When I went in to pay rent for my trailer space, the trailer park owner and I started talking about travel to developing countries. She and her husband are going to meet up in Belize, their second time there. We shared our feelings about the impact of seeing desperate poverty while on vacation, and then Cynthia shared a beautiful story…
She and her husband had signed up for an all-day tour, which started with a homemade breakfast. Breakfast consisted of eggs and freshly prepared tortillas, all made by a woman who appeared to be at least 80 years old. She served her guests in her dirt floor home with care, and everything was immaculate.
Cynthia and her husband were quietly discussing how much of a tip they should leave. Another tour guest overheard; one of three American stock brokers whose conversations certainly suggested they were well-off. He loudly proclaimed that the tip was included in the tour fee, settling the issue for him and his buddies.
Cynthia was aghast at their arrogance and stinginess. A meaningful tip for this woman, who had worked very hard to prepare a nice breakfast, wouldn’t even be missed from their bulging wallets. She felt ashamed to be among selfish, ugly American tourists.
She asked the tour guide to translate, and through him asked the old woman if there was one thing that she really wished she had. At first she demurred, but with further encouragement she said that she wished she had a sign outside her home announcing her restaurant. So few people knew what she offered, and business was very slow.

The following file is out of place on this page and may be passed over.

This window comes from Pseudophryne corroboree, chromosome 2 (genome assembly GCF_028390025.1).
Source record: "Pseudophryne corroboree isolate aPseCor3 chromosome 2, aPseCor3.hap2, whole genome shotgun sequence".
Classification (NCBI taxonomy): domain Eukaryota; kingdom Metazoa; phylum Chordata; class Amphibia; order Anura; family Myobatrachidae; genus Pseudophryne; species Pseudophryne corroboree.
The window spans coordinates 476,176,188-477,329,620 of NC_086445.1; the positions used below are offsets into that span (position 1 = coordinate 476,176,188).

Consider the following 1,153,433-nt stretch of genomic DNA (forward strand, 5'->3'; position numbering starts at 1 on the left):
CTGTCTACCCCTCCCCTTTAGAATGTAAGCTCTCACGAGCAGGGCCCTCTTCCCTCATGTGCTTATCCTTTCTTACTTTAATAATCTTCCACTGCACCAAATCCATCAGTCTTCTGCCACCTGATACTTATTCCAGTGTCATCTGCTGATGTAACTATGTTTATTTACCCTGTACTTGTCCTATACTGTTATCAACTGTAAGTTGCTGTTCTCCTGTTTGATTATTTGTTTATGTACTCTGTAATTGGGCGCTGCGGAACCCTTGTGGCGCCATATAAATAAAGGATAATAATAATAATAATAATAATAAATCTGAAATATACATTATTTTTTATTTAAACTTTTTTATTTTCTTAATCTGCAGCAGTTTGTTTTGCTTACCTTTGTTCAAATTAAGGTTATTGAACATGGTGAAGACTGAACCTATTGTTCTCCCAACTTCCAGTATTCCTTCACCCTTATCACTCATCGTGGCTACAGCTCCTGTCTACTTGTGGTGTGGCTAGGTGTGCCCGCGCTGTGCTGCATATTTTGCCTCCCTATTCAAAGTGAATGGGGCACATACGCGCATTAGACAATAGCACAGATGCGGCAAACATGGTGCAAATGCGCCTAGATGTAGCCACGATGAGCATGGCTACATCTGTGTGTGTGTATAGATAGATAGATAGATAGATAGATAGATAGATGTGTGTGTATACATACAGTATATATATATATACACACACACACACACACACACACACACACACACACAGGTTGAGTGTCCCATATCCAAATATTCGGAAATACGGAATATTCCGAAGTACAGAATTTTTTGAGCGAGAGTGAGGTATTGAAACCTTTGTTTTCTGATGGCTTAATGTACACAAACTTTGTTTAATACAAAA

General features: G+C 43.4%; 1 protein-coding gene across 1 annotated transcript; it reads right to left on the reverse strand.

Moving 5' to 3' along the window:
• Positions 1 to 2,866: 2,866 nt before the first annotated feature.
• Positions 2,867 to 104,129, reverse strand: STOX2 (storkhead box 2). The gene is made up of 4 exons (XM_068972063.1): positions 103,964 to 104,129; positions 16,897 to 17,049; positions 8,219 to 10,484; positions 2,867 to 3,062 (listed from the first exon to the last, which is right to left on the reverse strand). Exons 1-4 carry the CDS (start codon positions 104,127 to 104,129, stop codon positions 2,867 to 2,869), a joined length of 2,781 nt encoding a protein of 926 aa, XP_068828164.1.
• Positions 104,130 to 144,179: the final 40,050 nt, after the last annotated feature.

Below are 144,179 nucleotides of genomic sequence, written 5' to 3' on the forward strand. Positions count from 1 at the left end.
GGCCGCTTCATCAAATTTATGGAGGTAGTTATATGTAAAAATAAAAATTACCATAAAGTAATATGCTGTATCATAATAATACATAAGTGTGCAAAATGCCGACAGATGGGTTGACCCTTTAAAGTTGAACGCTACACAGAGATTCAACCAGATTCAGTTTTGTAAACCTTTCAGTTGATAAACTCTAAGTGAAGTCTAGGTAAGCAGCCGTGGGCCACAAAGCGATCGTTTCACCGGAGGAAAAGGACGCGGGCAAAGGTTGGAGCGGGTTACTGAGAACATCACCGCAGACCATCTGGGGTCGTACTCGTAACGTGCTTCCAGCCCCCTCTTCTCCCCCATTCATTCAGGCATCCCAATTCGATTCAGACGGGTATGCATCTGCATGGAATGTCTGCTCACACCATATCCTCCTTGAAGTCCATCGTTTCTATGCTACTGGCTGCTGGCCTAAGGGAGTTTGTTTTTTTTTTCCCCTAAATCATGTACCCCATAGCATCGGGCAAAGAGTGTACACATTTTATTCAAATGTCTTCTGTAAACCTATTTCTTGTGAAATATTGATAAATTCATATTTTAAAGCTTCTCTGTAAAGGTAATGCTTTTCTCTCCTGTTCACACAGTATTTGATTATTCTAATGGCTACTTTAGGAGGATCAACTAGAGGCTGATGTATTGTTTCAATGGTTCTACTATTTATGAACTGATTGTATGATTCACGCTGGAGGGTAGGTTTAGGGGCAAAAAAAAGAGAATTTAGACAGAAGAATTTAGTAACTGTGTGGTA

Cynthia and her husband made all the arrangements, and before they left town a brand new sign was hanging in front of the woman’s home and place of business.
This started a tradition for them. Now every time they travel to a poor country, they keep their ears and eyes open. It starts with making genuine connections with the people whose country they are visiting, something they already did. And when they hear about a way they can make a meaningful difference, they do it. One family was unable to go to a big annual church service because they could not afford nice clothes for their growing children; so Cynthia and her husband took them to a clothing store and bought each child a new outfit to wear to church. On another trip, they bought Christmas presents for a family who didn’t have any money left after paying medical expenses for their ailing grandmother.
I’ve always been drawn to the idea of traveling not as a tourist, but as a visitor to someone’s home; to really experience a culture and its people, not isolate in a sterile resort. Too, I am aware of how tourism can worsen conditions for people already living in poverty: thinking the cities will provide opportunity; they leave behind their chickens and gardens and end up begging on the sidewalk. These are things I want to be more mindful of, so that when I do travel, I do not contribute to worsening conditions.
But what Cynthia and her husband do takes it a step further: a giant step further. They find a way to really help someone. It may or may not change their lives, but it changes their lives in that moment. It also shows that Americans can be courteous, respectful and compassionate. And most important, it creates a tangible opportunity for humans from two entirely different paths to touch each other’s lives.